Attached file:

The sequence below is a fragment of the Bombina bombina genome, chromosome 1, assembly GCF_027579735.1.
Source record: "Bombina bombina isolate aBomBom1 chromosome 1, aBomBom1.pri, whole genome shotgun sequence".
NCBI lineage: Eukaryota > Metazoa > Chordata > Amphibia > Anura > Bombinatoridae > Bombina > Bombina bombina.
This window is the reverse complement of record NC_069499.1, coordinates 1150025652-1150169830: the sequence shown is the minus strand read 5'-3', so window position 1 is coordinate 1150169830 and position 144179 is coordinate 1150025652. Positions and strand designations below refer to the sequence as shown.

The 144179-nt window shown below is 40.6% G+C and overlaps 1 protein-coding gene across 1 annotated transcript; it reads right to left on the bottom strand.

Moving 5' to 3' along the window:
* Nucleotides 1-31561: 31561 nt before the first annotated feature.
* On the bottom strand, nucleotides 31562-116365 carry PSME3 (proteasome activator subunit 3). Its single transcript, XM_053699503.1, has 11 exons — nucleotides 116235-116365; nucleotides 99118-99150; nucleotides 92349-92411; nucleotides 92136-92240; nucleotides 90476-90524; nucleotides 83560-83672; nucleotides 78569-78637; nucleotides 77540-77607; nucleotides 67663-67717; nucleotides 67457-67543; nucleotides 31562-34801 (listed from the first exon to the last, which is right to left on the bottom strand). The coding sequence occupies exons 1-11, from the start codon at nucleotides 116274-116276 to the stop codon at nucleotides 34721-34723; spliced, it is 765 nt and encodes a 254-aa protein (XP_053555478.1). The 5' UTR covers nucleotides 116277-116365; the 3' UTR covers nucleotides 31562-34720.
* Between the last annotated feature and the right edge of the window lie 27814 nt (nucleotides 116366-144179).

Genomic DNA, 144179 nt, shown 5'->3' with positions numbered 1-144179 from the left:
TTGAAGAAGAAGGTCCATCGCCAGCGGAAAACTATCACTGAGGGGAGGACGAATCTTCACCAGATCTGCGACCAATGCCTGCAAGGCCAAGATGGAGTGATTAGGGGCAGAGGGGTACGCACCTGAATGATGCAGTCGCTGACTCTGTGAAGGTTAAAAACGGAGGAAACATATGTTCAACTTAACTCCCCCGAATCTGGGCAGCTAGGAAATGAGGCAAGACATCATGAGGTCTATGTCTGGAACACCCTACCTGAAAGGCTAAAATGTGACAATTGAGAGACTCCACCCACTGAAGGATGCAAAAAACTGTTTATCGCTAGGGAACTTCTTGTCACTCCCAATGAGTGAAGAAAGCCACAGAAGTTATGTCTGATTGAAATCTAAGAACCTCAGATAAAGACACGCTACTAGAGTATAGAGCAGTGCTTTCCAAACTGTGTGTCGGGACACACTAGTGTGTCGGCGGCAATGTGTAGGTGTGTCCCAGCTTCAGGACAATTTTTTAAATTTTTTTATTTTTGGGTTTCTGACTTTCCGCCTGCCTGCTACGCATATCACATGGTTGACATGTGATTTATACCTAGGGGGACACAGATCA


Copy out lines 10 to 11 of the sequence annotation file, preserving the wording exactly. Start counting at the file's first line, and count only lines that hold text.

Genomic DNA, 144179 nt, shown 5'->3' with positions numbered 1-144179 from the left:
TTGAAGAAGAAGGTCCATCGCCAGCGGAAAACTATCACTGAGGGGAGGACGAATCTTCACCAGATCTGCGACCAATGCCTGCAAGGCCAAGATGGAGTGATTAGGGGCAGAGGGGTACGCACCTGAATGATGCAGTCGCTGACTCTGTGAAGGTTAAAAACGGAGGAAACATATGTTCAACTTAACTCCCCCGAATCTGGGCAGCTAGGAAATGAGGCAAGACATCATGAGGTCTATGTCTGGAACACCCTACCTGAAAGGCTAAAATGTGACAATTGAGAGACTCCACCCACTGAAGGATGCAAAAAACTGTTTATCGCTAGGGAACTTCTTGTCACTCCCAATGAGTGAAGAAAGCCACAGAAGTTATGTCTGATTGAAATCTAAGAACCTCAGATAAAGACACGCTACTAGAGTATAGAGCAGTGCTTTCCAAACTGTGTGTCGGGACACACTAGTGTGTCGGCGGCAATGTGTAGGTGTGTCCCAGCTTCAGGACAATTTTTTAAATTTTTTTATTTTTGGGTTTCTGACTTTCCGCCTGCCTGCTACGCATATCACATGGTTGACATGTGATTTATACCTAGGGGGACACAGATCA